APSCUF President Dr. Kenneth M. Mash’s comments were extemporaneous. Below is the transcription from the video.

I was actually hoping to … I didn’t want to steal your thunder at all … but for us it is a bit of a historic moment to have one of our colleagues sitting with the board and to be able to participate in the meetings, and I guess I’ll personally say about Dr. Phillips what a great choice he is. I’ve known him for many, many years and really respect his intellect, his drive, and his love of his university, and for the State System and for his students. I want to thank you, Madame Chair, for the initiative that you took and for making that happen as well the interim-faculty council, and in addition the commission on shared governance, so thank you for that.

And I’m not done thanking you.

Our faculty contract is not yet complete. We don’t yet have a tentative agreement. But I do want to take the opportunity to thank you, to thank the chancellor, and to thank everyone who participated from the System side in our negotiations so far. I just want to say that we want to acknowledge because after so many years that there was not an issue that was brought up that we didn’t feel was taken seriously by the State System. And we may not have gotten what we would have liked to have seen. It may not have gone as far as what we wanted to see happen. But we definitely appreciate that we had your ear, your patience, and your willingness to discuss things, so thank you very much for that.

I never talk about my family personally when I’m up here, but I do want to say that this morning I was up at 4:45 a.m. to see my daughter take her oath to join the Peace Corps in the Ukraine. My daughter is a proud graduate of West Chester University, and I’m immensely proud of her and what she accomplished right now, what she has done already, and what she is planning to do with her life.

I did also just return, too, I got here from being at a House Democratic policy committee hearing which was jointly held, bipartisan, with members of the student-debt caucus, and I was fortunate enough, and I would encourage everyone on the board, to not only talk to our students but to also talk to our alumni. And I think only by talking to our alumni, and in this case there were two Philadelphia school district teachers who talked — who had high praise about their education at West Chester — but also (talked) about the crippling debt that they now face with the relatively low wage of being a starting teacher about five years out, along the way.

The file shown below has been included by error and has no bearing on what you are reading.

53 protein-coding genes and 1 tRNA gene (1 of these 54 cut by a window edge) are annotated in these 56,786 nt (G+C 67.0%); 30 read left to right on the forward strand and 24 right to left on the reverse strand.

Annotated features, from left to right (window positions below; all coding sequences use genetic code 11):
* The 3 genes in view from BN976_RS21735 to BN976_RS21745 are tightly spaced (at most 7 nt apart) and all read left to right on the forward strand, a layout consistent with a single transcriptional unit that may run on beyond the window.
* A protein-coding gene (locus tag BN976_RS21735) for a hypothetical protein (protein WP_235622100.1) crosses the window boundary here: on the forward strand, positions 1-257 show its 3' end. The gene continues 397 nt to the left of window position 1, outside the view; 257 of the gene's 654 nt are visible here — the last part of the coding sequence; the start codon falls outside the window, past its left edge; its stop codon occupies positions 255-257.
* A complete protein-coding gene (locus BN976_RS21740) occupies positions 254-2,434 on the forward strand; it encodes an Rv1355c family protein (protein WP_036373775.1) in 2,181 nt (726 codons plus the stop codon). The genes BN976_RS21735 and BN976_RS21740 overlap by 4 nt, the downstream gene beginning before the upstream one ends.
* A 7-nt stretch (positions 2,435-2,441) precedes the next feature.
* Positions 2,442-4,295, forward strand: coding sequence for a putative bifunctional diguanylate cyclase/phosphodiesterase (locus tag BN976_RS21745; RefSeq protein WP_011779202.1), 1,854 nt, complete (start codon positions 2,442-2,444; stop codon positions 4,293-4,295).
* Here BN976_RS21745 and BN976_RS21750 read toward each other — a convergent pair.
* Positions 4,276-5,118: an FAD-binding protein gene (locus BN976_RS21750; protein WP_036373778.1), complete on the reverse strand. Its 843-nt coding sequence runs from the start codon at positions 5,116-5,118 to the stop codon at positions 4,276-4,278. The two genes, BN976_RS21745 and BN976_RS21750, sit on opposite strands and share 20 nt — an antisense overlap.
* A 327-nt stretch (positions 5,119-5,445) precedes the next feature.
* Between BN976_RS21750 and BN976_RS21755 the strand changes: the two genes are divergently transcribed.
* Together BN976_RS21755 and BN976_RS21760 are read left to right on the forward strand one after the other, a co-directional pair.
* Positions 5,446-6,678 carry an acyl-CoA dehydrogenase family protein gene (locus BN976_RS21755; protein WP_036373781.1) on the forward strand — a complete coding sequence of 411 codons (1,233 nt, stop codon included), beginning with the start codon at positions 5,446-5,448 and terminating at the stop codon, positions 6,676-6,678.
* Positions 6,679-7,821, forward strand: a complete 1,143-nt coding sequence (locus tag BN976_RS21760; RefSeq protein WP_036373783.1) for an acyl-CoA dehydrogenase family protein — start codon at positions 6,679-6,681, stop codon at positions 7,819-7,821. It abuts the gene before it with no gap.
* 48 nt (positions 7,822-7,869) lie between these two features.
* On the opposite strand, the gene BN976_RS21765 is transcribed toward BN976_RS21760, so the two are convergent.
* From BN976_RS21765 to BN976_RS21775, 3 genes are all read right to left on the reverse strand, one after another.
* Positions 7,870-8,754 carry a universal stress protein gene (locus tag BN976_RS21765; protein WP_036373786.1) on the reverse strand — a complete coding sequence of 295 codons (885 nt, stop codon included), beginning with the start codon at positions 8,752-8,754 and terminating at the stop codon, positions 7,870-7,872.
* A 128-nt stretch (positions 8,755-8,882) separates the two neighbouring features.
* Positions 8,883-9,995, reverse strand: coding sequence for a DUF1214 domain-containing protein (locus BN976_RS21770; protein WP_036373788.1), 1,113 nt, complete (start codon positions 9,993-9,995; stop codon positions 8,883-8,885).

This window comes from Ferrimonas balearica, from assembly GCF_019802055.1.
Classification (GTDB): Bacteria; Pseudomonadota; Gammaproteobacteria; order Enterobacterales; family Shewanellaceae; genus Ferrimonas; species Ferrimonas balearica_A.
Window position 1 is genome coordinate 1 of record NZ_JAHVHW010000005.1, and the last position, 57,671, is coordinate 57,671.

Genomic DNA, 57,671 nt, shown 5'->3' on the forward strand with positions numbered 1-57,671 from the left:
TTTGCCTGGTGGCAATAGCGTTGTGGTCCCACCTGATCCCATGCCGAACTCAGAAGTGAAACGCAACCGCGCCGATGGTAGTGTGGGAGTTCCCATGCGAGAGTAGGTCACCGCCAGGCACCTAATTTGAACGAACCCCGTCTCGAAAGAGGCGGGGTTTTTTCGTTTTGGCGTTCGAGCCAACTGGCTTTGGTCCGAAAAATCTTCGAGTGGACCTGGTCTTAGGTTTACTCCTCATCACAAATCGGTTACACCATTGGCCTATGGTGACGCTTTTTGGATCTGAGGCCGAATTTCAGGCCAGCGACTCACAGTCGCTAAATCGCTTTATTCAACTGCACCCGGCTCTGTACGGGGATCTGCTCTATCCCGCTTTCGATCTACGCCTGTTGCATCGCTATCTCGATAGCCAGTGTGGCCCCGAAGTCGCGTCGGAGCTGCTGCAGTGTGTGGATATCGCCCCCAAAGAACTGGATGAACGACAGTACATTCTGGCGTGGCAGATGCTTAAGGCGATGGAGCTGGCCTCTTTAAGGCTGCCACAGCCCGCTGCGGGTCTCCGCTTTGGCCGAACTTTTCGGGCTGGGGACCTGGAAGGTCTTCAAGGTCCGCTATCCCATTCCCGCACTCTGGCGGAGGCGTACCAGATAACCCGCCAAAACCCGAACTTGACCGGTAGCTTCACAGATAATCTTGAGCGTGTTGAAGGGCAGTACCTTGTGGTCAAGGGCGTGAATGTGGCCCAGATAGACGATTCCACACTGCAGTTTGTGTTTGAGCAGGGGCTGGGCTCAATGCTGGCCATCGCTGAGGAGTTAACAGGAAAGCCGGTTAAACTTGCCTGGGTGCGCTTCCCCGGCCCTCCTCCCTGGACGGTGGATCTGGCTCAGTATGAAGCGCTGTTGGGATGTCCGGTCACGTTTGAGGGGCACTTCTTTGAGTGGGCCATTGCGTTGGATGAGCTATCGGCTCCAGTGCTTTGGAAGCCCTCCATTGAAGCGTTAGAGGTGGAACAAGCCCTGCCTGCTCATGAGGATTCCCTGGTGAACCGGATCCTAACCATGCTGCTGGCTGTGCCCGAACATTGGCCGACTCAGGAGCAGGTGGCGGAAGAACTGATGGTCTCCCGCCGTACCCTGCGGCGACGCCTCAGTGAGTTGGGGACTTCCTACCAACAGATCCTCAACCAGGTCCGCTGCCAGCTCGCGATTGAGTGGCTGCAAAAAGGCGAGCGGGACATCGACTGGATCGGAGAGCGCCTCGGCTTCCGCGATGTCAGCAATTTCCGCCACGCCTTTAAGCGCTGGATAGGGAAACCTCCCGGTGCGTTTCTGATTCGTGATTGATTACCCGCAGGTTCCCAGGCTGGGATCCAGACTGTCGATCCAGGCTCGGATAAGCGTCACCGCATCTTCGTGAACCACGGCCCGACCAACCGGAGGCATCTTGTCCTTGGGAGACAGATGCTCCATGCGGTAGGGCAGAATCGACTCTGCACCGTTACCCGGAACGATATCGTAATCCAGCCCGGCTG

And as I made a point there, and I’m going to beat this drum as long as I absolutely have to: The root cause of the student-debt problem, the reason why we are near the bottom, if not at the bottom of every single rank here with regard to student debt, the root cause is that we don’t properly fund this System. And until the System gets the support that it needs from the legislature and from the governor, student debt will continue to rise. Costs at our universities will continue to rise.

I said last time that we were kind of on board with the step of not increasing tuition this year, but that obviously creates additional fiscal pressures at our universities. We need to be able to articulate well to everyone who’s willing to listen in the Capitol building that this System needs additional dollars. I know that the chancellor has a plan, that the System, I hope, you’re going to make a budget request. I sincerely hope that it’s not just a request, that the urgency is felt throughout the Commonwealth about the fact that we are not as affordable as what we should be. I have listened to the private colleges at that hearing talking about how they are competitive or cheaper to attend than our universities are. Something is fundamentally wrong in this Commonwealth. And so we will do whatever we can to raise our voices in the Capitol, but we need to be joined by everyone who has an interest in the State System in creating the same thing.

Thank you very much.